The Zeitgeist of Z
March 27th 2017
You might have noticed a significant change within the fashion world of late. From adverts and billboards to front covers and front rows there has been a distinct gravitation towards young personalities and faces. While the fashion and beauty industry’s obsession with youthfulness is nothing new, this recent shift has seen high fashion embrace the latest generation, and we don’t mean millennials. Enter Generation Z: born in the mid 1990s to early 2000s, Generation Z is the first generation to be born after the introduction of the internet, making its cohorts true digital natives. The new wave of celebrity offspring and social media stars such as Cameron Dallas, Lily-Rose Depp, Iris Law and Brandon Lee are becoming the poster boys and girls for some of fashion’s most revered luxury brands represent this new demographic. In our March issue we explored the meteoric rise of this gereration within the world of fashion. Here, marketing consultant and Generation Z specialist Nancy Nessel speaks to MOJEH about fashion's fixation with Gen Z and the effect this demographic is having on luxury industry.
How important are Generation Z as consumers and why?
Gen Z consumers are very important consumers because of their numbers, spending potential and interest in clothing. According to Internet Retailer 2016, they are growing up to be the single largest group of consumers worldwide. By 2020 they will be the largest group of consumers worldwide making up 40 per cent of the market in the US, Europe and BRIC countries and 10 per cent in the rest of the world. Gen Z accounts for 29 per cent of the global population with 1.9 billion globally, 62 million in the US under age 21.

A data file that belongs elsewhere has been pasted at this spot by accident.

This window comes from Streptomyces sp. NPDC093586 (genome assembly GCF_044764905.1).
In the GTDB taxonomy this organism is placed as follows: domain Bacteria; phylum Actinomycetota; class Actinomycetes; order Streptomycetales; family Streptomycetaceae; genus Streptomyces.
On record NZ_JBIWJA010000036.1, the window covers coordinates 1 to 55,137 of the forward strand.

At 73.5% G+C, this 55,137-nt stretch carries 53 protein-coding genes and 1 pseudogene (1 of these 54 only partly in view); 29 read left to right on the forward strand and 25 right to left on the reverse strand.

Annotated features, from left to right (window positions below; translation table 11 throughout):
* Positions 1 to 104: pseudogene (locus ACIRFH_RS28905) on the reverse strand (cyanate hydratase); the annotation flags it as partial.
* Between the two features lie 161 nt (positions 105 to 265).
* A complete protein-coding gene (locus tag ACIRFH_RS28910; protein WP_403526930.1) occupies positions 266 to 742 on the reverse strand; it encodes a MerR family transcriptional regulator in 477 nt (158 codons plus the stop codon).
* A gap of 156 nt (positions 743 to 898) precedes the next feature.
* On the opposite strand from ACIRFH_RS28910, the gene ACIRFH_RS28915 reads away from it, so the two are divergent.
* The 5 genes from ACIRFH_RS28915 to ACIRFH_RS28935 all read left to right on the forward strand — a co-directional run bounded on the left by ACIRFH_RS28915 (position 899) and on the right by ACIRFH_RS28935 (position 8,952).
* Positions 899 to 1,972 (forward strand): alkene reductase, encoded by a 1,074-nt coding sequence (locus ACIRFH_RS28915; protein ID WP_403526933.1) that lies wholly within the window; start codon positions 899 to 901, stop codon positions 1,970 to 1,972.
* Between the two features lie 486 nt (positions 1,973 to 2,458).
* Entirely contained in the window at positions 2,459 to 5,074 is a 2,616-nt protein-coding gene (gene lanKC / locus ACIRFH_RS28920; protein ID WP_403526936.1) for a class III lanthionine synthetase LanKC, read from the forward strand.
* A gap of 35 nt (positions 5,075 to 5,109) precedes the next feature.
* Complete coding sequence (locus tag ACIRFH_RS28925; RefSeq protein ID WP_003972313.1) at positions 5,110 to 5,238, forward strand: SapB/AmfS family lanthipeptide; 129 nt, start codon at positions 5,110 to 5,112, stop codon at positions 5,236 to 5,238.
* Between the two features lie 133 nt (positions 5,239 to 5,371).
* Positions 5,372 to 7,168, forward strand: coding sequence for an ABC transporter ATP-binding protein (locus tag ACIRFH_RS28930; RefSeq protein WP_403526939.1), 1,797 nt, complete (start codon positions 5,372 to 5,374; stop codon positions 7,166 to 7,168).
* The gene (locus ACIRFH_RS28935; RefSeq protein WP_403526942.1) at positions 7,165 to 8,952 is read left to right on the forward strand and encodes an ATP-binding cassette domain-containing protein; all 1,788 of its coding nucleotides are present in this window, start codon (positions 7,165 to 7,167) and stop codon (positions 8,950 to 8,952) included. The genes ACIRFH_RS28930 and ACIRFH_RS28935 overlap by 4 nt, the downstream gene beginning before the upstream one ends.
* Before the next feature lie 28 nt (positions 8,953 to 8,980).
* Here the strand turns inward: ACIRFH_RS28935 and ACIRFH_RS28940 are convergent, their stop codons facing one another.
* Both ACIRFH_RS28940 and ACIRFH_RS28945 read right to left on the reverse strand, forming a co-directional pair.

Gen Z delivers very high earning potential - they expect to work harder than Millennials and have a fierce drive to succeed. Gen Z are forming their spending habits now with clothing currently their largest spending category according to a Piper Jaffrey survey. Gen Z is concerned about their wardrobe, finding pleasure in presenting themselves well to make a good impression in person and on social media.
Why are storied fashion brands such as Dolce & Gabbana, Louis Vuitton and Chanel choosing to feature members of Gen Z in their runway shows and advertising campaigns?
Fashion brands are featuring members of Gen Z because they represent hope, aspiration, and freedom of self-expression. Gen Z are at the forefront of a radical shift in society: they are pioneers for breaking down boundaries, embracing gender and ethnic diversity so that it’s a norm. Their ambition and passion for expression and altruism gives us hope. Many empowered Gen Z are the voices leading change today, and we can expect to see many more promoting the new norm of a society without boundaries.
Luxury brands want to align with pioneering members of Gen Z who stand out based on self-expression over physical representation. Brands are wise to being forming loyalty today, during the aspirational buying period and building a value proposition today that will pay off in the future.
Are brands at risk of alienating their current loyal customers? If so, how do they engage a new generation of consumer while maintaining meaningful relationships with their existing older customers?
I don’t believe so. Until their spending power increases, I don’t see much overlap among traditional and Gen Z tastse. Most Gen Z members that I have interviewed are not buying their parents' favourite luxury brands. However, the new brand identities defined by Gen Z will give the luxury industry the jolt that it needs to resonate with more consumers who share the new values presented by a repositioned high-end brand.
What values and priorities do Generation Z hold that will have a positive impact on the fashion industry?
Gen Z seeks gender fluidity and gender agnostic consumption, examples of this can be seen through of Jaden Smith and Young Thug wearing women’s clothing. Gen Z will also pay more for brands created or aligned with a cause or charity.